CALL FOR ACTION TO GET GROUNDWATER LICENSING BACK ON TRACK IN BRITISH COLUMBIA: “This is the moment for leadership from the highest level to demonstrate that the provincial government is implementing the Water Sustainability Act in good faith. It is also a moment for ALL to embrace shared responsibility to ‘get it right’,” stated Kim Stephens, Partnership for Water Sustainability (October 2021)


Leadership and commitment at the highest levels of government have been missing in action during the 6-year transition period for implementation of groundwater licensing in British Columbia. Consequently, this is a looming crisis with far-reaching ramifications for the BC economy. Thus, the edition of Waterbucket eNews published on October 5, 2021 drew attention to the presentation by Partnership President Ted van der Gulik to the Select Standing Committee on Government Finance on September 30, 2021. He laid out a How-To-Framework for a 10-year plan of action to get groundwater licensing back on track.

Partnership for Water Sustainability calls for action to rectify a chaotic situation, provide a dedicated budget, and get groundwater licensing implementation back on track

“The present chaotic situation can be turned around. But it requires commitment and a dedicated budget in place long enough to get the job done. Commitment starts at the top and requires action by the Premier. He needs to appoint a water champion,” stated Kim Stephens, Waterbucket eNews Editor and Executive Director, Partnership for Water Sustainability in British Columbia.

“To be successful, the water leader must have the authority and accountability to make water a priority and remain a priority. This individual must also be able to direct adequate resources and attention to motivate historical groundwater users to apply before it is too late.”

“The responsibility for water needs to reside in one ministry with the mandate to require other ministries to communicate, cooperate, coordinate, and collaborate. In our system of government, accountability flows through the minister.”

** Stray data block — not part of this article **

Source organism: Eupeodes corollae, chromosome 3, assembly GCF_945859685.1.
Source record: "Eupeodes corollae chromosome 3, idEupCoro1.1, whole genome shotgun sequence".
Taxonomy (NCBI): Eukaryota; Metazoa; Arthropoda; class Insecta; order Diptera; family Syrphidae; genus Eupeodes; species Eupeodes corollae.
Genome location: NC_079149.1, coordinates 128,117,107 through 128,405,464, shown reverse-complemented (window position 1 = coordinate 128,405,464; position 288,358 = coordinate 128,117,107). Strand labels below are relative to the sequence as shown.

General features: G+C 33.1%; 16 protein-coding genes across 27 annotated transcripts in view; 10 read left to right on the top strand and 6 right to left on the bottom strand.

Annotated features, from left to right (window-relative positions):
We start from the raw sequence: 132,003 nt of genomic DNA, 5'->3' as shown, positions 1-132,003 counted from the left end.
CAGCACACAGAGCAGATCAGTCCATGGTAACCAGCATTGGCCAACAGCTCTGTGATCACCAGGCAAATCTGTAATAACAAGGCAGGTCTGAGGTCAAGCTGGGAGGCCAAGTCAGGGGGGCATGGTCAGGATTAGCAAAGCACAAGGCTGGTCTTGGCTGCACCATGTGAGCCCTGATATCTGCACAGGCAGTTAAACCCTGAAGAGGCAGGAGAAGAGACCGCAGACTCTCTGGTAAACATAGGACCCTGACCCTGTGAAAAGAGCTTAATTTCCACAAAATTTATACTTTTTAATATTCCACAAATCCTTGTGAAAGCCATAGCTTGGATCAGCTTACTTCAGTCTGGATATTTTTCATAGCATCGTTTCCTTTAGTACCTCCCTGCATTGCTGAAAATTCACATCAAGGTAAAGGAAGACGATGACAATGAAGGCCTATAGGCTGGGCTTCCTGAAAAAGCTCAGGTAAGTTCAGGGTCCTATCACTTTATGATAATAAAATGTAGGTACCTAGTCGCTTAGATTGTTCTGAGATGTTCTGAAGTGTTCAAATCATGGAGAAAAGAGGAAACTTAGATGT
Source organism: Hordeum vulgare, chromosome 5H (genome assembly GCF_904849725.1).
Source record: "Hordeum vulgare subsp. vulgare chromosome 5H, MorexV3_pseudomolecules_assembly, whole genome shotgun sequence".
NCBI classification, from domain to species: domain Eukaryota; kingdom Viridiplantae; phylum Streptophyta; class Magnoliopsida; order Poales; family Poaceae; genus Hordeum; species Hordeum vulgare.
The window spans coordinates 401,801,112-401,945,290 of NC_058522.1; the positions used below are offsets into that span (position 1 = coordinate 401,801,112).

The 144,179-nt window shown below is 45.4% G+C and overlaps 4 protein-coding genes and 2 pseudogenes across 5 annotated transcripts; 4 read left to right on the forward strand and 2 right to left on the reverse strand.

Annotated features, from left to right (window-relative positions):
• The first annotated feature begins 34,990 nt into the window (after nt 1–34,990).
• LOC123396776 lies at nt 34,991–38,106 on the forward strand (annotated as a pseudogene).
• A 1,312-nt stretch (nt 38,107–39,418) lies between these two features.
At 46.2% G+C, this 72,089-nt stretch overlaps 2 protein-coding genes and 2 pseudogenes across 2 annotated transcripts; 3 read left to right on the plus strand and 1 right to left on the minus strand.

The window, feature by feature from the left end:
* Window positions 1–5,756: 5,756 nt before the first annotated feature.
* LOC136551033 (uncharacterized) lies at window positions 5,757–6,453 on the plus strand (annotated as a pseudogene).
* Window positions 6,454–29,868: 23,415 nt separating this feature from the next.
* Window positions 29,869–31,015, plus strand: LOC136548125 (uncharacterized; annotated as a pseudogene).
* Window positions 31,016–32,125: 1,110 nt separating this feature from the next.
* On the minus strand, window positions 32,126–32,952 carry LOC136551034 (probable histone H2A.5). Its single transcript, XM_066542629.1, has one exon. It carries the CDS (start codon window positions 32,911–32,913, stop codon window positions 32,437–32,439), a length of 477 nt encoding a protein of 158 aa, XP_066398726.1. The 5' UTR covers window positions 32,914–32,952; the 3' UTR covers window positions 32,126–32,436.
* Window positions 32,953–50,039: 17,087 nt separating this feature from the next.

“For this reason, the water champion (or water leader) can only be a cabinet minister who has the authority and accountability to make water a priority; and has a mandate from the Premier to facilitate collaboration across government. And to ensure success in carrying out the WSA mission, it is essential that the minister empower and support staff.”

“At a meeting with the Select Standing Committee on Finance and Government Services on September 30, the Partnership’s Ted van der Gulik laid out the framework for a 10-year plan comprising four ‘streams of effort’ and totaling $30 million annually.”

Submission to Select Standing Committee on Finance and Government Services

“For months now, the Partnership has been raising the red flag regarding the consequences of government NOT making a last ditch, all-out effort to urge historical groundwater users to apply for their licences before the deadline. If they do not do so, they will lose their historical rights and be considered illegal uses of water,” Ted van der Gulik, Partnership President said to the members of the Select Standing Committee on Finance and Government Services on September 30, 2021.

“After almost 6 years of the licensing transition period, a mere 1 in 5 users have applied. The social, economic – and political – costs of government being forced to shut down the businesses of 16,000-plus current groundwater users in the province, most of them farmers, ranchers, and small business owners throughout rural BC, are too severe to contemplate.”

“However, regardless of how many or how few groundwater users, whether “new” or “historical”, have actually applied for their licences, by March 1st 2022 the die will be cast. Government’s headaches on this issue will be far from over on that date.”

“Without a substantial influx of funding, the situation will become even more complex – and volatile.”

To Learn More:

Download a PDF copy of Living Water Smart in British Columbia: Ramifications of Groundwater Licensing Crisis for BC Economy.